She sought therapy, but Tan was discouraged when her psychiatrist fell asleep during her sessions. Instead, she decided to cut her work week to fifty hours, study jazz piano, and write fiction in her spare time. She had just read novelist Louise Erdrich’s Love Medicine (1984), interwoven stories of an American Indian family, and was inspired to write her own. At the Squaw Valley Community of Writers fiction workshop, she met Molly Giles, winner of the Flannery O’Connor Award for fiction. Tan showed Giles what would become Waverly Jong’s story, “Rules of the Game,” in The Joy Luck Club (1989), and Giles became her mentor.
Tan finished three stories in three years. When The Joy Luck Club was sold to Putnam in 1987 on the basis of a proposal and three stories (“Rules of the Game,” “Waiting Between the Trees,” and “Scar”), Tan closed her business and wrote thirteen more stories in four months. She thought her acceptance was “a token minority thing. I thought they had to fill a quota since there weren’t many Chinese-Americans writing.”
Like the daughters in her books, Tan was ambivalent about her Chinese background. She contemplated plastic surgery to make herself look more Western, and she did not fully accept her dual culture until 1987, when she and her mother went to China to meet her half sisters. She has remarked that, “As soon as my feet touched China, I became Chinese.”
Writing The Joy Luck Club also helped Tan to discover how Chinese she really was. In many respects, it is her family’s story. Her mother had formed a Joy Luck Club in China and again in San Francisco. Daisy Tan “was the little girl watching her mother cut a piece of flesh from her arm to make soup, and she was the little girl watching her mother die when she took opium because she had become a third concubine.”
Tan’s first book was a surprising best seller in both hardcover and paperback. It received the Commonwealth Club Gold Award for fiction, the Bay Area Book Reviewers Award for fiction, and the American Library Association Best Book for Young Adults Award and was a finalist for the National Book Award. The Joy Luck Club was made into a popular film in 1993, cowritten and coproduced by Tan, and was adapted for the stage in 1999.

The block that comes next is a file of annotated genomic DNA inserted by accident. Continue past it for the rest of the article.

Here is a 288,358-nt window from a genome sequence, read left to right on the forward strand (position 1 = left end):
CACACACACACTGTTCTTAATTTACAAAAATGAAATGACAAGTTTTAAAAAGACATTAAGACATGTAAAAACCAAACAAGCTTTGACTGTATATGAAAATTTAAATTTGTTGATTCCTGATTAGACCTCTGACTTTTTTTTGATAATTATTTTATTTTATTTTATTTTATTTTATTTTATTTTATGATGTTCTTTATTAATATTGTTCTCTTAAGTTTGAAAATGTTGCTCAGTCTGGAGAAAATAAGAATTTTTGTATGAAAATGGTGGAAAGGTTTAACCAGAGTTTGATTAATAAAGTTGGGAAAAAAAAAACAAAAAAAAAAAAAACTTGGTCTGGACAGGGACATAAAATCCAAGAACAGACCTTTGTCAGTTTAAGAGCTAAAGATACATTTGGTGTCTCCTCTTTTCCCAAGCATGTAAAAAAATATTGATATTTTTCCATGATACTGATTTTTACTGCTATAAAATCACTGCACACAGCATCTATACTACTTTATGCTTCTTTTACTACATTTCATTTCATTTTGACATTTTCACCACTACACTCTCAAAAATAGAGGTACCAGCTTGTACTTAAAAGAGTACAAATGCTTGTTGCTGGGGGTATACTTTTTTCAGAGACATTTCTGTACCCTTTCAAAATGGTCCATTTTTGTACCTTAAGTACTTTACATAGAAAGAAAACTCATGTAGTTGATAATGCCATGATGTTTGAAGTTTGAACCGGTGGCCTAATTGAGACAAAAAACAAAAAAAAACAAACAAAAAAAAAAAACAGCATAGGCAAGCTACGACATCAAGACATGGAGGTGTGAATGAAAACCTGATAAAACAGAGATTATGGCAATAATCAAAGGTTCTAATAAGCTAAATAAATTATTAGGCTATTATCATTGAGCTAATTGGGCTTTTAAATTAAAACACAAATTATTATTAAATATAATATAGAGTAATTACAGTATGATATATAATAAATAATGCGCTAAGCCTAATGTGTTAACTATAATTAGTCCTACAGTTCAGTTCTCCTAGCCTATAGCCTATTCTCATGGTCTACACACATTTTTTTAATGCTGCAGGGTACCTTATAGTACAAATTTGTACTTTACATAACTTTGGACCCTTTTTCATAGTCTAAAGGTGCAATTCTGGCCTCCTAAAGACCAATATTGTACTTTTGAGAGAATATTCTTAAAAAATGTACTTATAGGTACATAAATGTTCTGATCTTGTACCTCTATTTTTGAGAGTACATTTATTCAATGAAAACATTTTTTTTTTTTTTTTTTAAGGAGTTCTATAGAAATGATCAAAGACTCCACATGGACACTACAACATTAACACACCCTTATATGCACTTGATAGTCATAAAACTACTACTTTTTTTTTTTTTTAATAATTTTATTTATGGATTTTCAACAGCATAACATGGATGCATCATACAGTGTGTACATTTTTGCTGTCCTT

For nearly a year, Tan tried to start The Kitchen God’s Wife (1991). Again, her subjects were a Chinese mother and a Chinese American daughter, but this time she focused upon the mother’s life in China. The novel, based on Daisy Tan’s tumultuous past, received Booklist’s editor’s choice honors and was nominated for the Bay Area Book Reviewers award. The Hundred Secret Senses (1995) followed; it told the story of Olivia Yee Bishop, a Chinese American photographer, and her irrepressible Chinese half sister Kwan, who believes that she experienced an earlier life in the nineteenth century. Tan’s third novel, The Bonesetter’s Daughter (2001), draws in part on the histories of her mother and grandmother in China.
Tan’s first nonfiction work, The Opposite of Fate: A Book of Musings (2003), is a collection of casual writings that supplement her fiction and her life. The title essay describes her struggle with Lyme disease, which began in 1999 and for several years had a serious impact on her ability to write.